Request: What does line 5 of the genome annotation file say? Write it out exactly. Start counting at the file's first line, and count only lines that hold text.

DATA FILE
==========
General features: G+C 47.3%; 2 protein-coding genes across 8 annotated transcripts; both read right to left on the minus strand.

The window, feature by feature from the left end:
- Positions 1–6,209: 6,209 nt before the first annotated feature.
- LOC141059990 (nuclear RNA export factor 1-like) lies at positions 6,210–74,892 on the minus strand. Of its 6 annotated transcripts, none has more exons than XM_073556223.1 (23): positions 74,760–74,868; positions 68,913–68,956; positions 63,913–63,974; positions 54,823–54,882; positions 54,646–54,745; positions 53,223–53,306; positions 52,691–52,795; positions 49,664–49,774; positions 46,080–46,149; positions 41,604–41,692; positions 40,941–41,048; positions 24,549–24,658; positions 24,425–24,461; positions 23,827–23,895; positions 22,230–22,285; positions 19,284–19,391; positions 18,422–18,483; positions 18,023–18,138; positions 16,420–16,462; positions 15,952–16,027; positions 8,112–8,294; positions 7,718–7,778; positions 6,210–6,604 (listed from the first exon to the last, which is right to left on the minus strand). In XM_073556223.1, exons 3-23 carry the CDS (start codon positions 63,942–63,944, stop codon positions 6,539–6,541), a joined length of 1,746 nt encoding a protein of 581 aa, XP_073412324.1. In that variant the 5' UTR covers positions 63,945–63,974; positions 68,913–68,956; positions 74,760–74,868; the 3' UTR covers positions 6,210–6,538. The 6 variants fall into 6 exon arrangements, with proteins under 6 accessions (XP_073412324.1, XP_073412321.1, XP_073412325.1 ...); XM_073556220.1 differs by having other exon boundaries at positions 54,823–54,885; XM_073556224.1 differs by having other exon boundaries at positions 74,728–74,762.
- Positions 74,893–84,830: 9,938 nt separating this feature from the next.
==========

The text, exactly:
- Positions 74,893–84,830: 9,938 nt separating this feature from the next.